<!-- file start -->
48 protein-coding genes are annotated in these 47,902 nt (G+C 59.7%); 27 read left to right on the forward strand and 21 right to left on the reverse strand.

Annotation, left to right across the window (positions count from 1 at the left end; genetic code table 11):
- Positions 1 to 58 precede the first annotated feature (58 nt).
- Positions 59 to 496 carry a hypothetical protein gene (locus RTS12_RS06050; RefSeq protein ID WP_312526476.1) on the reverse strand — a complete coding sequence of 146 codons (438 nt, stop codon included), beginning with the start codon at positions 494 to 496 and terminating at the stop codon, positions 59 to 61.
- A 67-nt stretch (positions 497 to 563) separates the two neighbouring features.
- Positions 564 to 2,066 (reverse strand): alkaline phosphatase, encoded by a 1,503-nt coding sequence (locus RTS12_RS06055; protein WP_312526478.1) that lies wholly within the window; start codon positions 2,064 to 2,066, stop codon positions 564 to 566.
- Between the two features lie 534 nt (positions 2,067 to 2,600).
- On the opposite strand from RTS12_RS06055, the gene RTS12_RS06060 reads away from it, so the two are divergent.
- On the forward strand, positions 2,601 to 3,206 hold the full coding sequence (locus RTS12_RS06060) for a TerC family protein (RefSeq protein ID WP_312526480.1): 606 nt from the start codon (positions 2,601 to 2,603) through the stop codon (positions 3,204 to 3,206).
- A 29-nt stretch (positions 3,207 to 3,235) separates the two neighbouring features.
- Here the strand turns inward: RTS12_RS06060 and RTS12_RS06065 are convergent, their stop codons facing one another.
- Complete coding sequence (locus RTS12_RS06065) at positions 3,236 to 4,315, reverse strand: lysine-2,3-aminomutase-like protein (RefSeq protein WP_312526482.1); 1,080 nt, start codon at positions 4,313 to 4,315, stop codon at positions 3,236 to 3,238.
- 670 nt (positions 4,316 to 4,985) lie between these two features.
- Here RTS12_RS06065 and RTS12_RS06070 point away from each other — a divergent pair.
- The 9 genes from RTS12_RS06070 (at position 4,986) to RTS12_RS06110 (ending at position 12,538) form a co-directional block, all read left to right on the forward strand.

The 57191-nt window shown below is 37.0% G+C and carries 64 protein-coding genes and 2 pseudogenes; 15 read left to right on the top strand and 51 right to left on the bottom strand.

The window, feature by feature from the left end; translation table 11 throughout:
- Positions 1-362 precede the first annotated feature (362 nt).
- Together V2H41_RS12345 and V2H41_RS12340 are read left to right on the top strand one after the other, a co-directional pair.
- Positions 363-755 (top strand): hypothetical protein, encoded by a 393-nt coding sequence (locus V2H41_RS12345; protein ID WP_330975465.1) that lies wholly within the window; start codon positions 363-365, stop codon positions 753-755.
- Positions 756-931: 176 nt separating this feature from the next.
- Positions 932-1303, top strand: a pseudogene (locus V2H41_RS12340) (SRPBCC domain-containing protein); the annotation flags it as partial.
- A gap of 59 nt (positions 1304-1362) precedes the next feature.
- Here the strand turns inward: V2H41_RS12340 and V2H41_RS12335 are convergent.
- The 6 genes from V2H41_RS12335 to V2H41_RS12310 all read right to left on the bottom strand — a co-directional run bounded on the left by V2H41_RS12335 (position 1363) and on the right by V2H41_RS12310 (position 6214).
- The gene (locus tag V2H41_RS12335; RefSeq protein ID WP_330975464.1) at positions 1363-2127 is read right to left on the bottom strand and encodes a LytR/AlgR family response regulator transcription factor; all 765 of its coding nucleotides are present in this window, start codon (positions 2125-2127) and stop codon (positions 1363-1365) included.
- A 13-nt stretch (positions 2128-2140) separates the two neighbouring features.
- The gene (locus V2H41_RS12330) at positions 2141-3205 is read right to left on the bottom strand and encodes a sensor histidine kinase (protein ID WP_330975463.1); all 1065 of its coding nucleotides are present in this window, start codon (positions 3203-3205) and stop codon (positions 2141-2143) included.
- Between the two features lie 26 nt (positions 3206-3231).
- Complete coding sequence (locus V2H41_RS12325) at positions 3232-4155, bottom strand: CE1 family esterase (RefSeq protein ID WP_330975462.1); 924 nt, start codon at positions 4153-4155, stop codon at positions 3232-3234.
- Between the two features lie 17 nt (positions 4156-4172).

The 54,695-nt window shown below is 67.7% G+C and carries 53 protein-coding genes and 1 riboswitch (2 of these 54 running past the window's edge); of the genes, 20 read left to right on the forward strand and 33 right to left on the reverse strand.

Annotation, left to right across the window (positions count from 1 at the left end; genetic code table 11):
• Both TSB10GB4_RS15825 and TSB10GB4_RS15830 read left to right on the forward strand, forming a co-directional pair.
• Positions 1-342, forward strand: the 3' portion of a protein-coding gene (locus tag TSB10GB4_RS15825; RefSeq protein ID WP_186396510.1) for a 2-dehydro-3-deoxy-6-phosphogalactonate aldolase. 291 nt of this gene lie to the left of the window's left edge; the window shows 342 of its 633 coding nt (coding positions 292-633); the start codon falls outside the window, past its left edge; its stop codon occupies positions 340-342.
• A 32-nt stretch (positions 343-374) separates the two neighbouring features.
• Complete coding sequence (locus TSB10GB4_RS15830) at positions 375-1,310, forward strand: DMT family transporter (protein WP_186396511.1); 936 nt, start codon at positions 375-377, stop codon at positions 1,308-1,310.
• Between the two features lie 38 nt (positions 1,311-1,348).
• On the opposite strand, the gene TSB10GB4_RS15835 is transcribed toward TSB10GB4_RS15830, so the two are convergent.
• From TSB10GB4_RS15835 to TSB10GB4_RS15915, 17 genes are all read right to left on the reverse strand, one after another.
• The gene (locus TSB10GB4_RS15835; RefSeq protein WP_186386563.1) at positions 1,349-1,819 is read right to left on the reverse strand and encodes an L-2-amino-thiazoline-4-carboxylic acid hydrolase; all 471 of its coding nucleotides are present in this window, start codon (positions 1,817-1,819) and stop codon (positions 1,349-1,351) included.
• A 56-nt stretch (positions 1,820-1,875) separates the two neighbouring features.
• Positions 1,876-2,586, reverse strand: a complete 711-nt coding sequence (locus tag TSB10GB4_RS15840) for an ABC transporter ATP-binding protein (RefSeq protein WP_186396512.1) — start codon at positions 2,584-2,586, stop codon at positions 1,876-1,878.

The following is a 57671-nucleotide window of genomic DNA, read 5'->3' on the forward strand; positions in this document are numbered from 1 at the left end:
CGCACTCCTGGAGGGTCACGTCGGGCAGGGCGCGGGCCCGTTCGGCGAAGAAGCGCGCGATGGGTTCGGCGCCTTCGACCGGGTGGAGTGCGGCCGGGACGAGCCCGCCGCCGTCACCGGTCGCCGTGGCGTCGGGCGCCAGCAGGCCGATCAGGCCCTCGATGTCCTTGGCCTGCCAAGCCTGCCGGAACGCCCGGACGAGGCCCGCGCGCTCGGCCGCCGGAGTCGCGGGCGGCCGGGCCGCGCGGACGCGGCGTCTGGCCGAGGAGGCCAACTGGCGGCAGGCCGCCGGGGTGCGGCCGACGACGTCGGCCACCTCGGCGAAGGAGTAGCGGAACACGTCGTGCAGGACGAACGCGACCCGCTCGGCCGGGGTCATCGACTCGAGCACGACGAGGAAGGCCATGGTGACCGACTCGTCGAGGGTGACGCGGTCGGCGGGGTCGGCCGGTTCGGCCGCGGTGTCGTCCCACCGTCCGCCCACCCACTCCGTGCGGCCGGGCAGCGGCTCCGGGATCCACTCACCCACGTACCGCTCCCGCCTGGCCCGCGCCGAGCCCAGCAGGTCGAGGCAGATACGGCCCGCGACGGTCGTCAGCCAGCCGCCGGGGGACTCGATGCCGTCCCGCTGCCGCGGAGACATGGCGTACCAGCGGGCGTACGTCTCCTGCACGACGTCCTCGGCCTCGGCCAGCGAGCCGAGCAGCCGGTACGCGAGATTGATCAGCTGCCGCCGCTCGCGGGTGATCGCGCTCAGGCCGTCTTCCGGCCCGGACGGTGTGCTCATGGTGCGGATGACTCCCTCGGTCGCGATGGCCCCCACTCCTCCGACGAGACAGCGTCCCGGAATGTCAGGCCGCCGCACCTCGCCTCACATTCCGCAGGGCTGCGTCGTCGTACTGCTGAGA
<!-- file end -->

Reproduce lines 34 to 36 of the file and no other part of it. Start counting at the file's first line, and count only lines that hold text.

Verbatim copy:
• Both TSB10GB4_RS15825 and TSB10GB4_RS15830 read left to right on the forward strand, forming a co-directional pair.
• Positions 1-342, forward strand: the 3' portion of a protein-coding gene (locus tag TSB10GB4_RS15825; RefSeq protein ID WP_186396510.1) for a 2-dehydro-3-deoxy-6-phosphogalactonate aldolase. 291 nt of this gene lie to the left of the window's left edge; the window shows 342 of its 633 coding nt (coding positions 292-633); the start codon falls outside the window, past its left edge; its stop codon occupies positions 340-342.
• A 32-nt stretch (positions 343-374) separates the two neighbouring features.